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Mobile Health Tools Make Big Impact

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On both sides of the Atlantic this week, two events are taking place that are shining a dazzlingly bright light on the direction we are headed as global, mobile consumers. The keynote speeches, panel discussions, and hallway conversations unmistakably indicate how growing reliance on mobile connectivity is driving innovation in ways that are shifting paradigms.

In Barcelona, the 2014 Mobile World Congress is well underway. "Creating What's Next" is the theme this year and with it comes an enthusiastic focus on the ways mobile innovators are stepping outside the box to connect all manner of devices to the wireless Internet. Across the pond, another passionate group of game changers is assembled in Orlando at the Healthcare Information and Management Systems Society (HIMSS) Annual Conference to discuss mobile health solutions, an energetic driver of growth in medical IT.

Not surprisingly, the melodies at HIMSS are harmonizing with those at Barcelona: wireless is a game-changer that is transforming our mobile future - how we work, live and play. And nowhere is mobile innovation more evident than in the rapid adoption of wireless technologies designed to improve health outcomes. Mobile Future and Infield Health's new infographic "Mobile Health Tools, Just What the Doctor Ordered" visually captures just how profound an impact the adoption of wireless medical technologies is having on health and wellness.

Health care providers are adopting wirelessly connected devices and applications in record numbers - from the first interaction with a patient, to administering treatment with tools tapped into wireless networks, to managing follow up care remotely. And those mobile health tools are having big impacts. When mobile health solutions send text messages to patients released from hospitals, for example, medication adherence is up 10%. Those same reminders more than double the quit rate for smokers and save $812 per diabetes patient.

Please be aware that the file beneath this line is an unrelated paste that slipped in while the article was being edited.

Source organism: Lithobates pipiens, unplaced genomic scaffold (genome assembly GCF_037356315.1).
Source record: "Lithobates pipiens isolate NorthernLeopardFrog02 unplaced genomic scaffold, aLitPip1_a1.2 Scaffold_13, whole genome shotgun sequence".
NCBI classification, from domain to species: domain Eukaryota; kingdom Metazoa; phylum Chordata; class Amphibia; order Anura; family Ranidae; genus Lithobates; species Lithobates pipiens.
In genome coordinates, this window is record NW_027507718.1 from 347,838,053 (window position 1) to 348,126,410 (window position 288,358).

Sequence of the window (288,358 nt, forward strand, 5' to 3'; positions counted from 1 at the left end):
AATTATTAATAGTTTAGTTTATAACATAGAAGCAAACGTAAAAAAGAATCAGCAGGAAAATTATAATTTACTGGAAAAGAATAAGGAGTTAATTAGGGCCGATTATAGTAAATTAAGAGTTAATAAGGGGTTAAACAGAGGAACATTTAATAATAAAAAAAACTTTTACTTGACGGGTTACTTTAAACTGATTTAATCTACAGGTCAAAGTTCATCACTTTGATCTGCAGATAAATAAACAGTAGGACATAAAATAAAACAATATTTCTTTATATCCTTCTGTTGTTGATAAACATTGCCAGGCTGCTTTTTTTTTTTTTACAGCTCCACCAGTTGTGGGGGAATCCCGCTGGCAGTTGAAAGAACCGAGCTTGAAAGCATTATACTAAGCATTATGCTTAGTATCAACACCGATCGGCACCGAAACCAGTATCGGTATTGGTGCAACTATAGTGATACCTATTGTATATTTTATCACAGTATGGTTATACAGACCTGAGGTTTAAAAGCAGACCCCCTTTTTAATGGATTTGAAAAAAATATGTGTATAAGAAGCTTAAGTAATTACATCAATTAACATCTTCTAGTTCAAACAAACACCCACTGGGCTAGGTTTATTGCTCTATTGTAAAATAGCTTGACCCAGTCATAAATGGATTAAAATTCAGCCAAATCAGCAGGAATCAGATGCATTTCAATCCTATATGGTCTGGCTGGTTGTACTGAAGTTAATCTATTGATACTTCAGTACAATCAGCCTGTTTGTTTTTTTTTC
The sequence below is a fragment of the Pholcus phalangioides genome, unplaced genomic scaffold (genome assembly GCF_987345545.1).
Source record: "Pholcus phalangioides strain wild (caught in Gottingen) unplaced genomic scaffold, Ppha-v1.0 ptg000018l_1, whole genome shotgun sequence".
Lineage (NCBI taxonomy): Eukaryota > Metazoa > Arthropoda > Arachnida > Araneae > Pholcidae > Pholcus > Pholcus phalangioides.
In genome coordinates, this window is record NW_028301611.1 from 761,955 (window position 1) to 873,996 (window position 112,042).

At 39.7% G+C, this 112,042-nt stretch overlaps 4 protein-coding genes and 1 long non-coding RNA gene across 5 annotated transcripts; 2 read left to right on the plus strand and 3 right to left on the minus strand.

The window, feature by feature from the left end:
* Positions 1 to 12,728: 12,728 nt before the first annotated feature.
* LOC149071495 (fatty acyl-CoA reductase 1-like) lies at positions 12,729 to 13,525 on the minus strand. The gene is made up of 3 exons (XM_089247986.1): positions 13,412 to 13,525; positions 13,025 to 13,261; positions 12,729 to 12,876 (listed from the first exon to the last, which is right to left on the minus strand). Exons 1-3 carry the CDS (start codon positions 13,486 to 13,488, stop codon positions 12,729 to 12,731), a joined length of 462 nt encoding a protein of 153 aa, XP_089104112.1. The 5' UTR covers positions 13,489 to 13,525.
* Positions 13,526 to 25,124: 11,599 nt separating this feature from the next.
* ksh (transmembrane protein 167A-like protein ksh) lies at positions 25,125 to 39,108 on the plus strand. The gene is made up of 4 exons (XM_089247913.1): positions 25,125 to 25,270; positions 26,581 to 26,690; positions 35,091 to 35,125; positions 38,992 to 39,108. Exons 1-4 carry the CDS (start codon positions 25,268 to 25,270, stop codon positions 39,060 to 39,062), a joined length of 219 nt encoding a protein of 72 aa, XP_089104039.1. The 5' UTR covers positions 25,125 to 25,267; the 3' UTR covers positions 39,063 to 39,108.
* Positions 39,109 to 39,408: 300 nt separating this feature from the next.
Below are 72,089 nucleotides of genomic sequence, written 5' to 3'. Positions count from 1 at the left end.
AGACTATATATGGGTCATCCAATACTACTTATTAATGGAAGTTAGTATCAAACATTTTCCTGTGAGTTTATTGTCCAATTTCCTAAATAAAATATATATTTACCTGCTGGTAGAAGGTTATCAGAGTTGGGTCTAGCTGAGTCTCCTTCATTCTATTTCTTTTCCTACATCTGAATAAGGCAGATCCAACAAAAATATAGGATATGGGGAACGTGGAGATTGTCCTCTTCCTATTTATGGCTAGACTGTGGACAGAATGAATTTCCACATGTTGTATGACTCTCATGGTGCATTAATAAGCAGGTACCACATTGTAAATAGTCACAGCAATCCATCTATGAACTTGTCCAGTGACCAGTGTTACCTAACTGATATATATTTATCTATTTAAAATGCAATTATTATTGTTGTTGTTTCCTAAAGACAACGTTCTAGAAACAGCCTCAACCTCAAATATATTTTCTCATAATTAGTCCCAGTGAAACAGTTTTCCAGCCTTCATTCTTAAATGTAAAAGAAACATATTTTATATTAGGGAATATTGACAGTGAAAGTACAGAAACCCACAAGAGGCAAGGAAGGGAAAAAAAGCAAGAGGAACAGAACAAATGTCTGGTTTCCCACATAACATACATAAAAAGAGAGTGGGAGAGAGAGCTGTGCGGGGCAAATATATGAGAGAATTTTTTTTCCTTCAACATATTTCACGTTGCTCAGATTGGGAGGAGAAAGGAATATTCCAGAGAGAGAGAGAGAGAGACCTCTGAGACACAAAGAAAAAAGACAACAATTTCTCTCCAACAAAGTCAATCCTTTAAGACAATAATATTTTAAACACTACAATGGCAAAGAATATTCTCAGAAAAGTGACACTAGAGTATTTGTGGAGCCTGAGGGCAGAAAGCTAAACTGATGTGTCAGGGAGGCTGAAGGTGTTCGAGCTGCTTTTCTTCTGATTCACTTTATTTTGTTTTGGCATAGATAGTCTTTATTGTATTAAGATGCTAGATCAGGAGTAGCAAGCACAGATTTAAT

The breathtaking growth and innovative uses of mobile digital health technology is astounding:

  • 247 million Americans have downloaded a health app
  • In 2013, 95 million Americans are using mobile phones as health tools
  • 77% of U.S. seniors own a cell phone and their smartphone ownership has increased 55% in the past year
  • 42% of U.S. hospitals are using digital health technology to treat patients
  • Mobile remote patient monitoring will save the U.S. $36 billion in health care costs by 2018
  • Wireless pill bottles helped increase medication compliance to over 95%
  • Mobile health is a $1.3 billion industry and by 2018 is expected to reach $20 billion

I wrote last month, recapping CES, that wearable devices are just the beginning when it comes to mobile medical tools. The cutting edge of digital health includes wireless sensors we implant and insulin monitors that report back to our doctors wirelessly. These innovative technologies, talking to each other over wireless and forming an "Internet of You," are making substantial and meaningful impacts on the mobile future of medicine.

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Mobile Future Chair Jonathan Spalter, a technology executive and former senior federal government national security official, leads a coalition of technology companies/stakeholders dedicated to increasing investment and innovation in the burgeoning U.S. wireless sector.

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